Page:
records properly. Since all Multicast DNS implementations were created after 1996, all Multicast DNS implementations are REQUIRED to decode compressed SRV records correctly. In legacy unicast responses generated to answer legacy queries, name compression MUST NOT be performed on SRV records.
RFC4033] signatures so that they can distinguish Multicast DNS messages from trusted participants (which they process as usual) from Multicast DNS messages from untrusted participants (which they silently discard).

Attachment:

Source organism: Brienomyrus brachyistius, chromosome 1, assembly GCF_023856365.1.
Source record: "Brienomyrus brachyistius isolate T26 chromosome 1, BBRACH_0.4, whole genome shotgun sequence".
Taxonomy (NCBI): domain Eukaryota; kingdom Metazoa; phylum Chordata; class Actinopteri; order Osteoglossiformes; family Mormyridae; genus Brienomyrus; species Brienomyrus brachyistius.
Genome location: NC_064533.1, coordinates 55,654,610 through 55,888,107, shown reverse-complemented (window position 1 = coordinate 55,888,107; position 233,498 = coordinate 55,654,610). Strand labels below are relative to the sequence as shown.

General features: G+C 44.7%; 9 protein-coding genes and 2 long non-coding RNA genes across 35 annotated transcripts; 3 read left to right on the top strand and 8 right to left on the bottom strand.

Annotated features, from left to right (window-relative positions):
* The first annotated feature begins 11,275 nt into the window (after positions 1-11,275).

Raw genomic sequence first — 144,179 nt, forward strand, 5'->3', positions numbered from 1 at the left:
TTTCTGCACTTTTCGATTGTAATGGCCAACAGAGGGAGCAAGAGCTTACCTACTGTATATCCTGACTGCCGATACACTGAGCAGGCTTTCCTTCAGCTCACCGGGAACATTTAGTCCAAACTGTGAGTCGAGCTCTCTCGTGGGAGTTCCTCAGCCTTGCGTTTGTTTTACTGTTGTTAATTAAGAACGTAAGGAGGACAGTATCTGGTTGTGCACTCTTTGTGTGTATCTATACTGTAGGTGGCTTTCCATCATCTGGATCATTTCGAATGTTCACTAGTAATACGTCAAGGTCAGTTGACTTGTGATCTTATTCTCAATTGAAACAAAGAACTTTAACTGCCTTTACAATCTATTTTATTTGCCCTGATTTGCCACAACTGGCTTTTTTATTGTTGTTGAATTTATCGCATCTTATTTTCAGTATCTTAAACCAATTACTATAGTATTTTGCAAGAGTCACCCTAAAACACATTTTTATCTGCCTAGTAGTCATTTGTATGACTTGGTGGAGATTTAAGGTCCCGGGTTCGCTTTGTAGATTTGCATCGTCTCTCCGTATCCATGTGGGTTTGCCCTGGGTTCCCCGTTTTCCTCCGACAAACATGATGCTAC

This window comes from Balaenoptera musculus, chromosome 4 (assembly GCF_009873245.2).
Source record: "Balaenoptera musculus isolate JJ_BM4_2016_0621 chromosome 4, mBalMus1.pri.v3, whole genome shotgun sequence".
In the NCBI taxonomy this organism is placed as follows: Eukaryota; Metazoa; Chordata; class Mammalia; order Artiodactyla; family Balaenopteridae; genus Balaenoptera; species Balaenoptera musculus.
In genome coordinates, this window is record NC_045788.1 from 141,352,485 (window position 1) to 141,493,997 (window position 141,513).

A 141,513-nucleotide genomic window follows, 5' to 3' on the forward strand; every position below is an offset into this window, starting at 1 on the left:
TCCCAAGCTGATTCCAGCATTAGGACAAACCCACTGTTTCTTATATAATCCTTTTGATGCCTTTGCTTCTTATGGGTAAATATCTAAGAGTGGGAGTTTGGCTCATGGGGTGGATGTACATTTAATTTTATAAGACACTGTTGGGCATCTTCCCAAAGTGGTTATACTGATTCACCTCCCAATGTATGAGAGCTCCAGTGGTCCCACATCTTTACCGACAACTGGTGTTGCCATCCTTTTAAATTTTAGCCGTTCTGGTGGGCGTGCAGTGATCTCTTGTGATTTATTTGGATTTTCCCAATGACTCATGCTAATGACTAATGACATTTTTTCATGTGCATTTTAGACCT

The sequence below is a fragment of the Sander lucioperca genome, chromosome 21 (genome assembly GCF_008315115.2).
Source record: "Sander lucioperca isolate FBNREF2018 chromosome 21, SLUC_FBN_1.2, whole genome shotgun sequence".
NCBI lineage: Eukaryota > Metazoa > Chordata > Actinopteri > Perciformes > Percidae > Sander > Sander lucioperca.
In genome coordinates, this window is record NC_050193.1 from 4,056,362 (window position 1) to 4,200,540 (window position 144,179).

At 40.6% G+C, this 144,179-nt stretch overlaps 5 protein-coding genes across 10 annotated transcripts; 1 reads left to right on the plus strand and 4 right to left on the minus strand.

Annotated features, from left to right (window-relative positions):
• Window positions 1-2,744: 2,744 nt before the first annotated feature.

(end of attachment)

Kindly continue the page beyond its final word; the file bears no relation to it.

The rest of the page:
If DNS queries for *global* DNS names are sent to the mDNS multicast address (during network outages which disrupt communication with the greater Internet) it is *especially* important to use DNSSEC, because the user may have the impression that he or she is communicating with some authentic host, when in fact he or she is really communicating with some local host that is merely masquerading as that name. This is less critical for names ending with ".local.", because the user should be aware that those names have only local significance and no global authority is implied. Most computer users neglect to type the trailing dot at the end of a fully qualified domain name, making it a relative domain name (e.g., "www.example.com"). In the event of network outage, attempts to positively resolve the name as entered will fail, resulting in application of the search list, including ".local.", if present. A malicious host could masquerade as "www.example.com." by answering the resulting Multicast DNS query for "www.example.com.local.". To avoid this, a host MUST NOT append the search suffix ".local.", if present, to any relative (partially qualified) host name containing two or more labels. Appending ".local." to single-label relative host names is acceptable, since the user should have no expectation that a single-label host name will resolve as is. However, users who have both "example.com" and "local" in their search lists should be aware that if they type "www" into their web browser, it may not be immediately clear to them whether the page that appears is "www.example.com" or "www.local". Multicast DNS uses UDP port 5353. On operating systems where only privileged processes are allowed to use ports below 1024, no such privilege is required to use port 5353. SN]. IANA has allocated the IPv4 link-local multicast address 22.214.171.124 for the use described in this document [MC4]. IANA has allocated the IPv6 multicast address set FF0X::FB (where "X" indicates any hexadecimal digit from '1' to 'F') for the use described in this document [MC6]. Only address FF02::FB (link-local scope) is currently in use by deployed software, but it is possible that in the future implementers may experiment with Multicast DNS using larger-scoped addresses, such as FF05::FB (site-local scope) [RFC4291].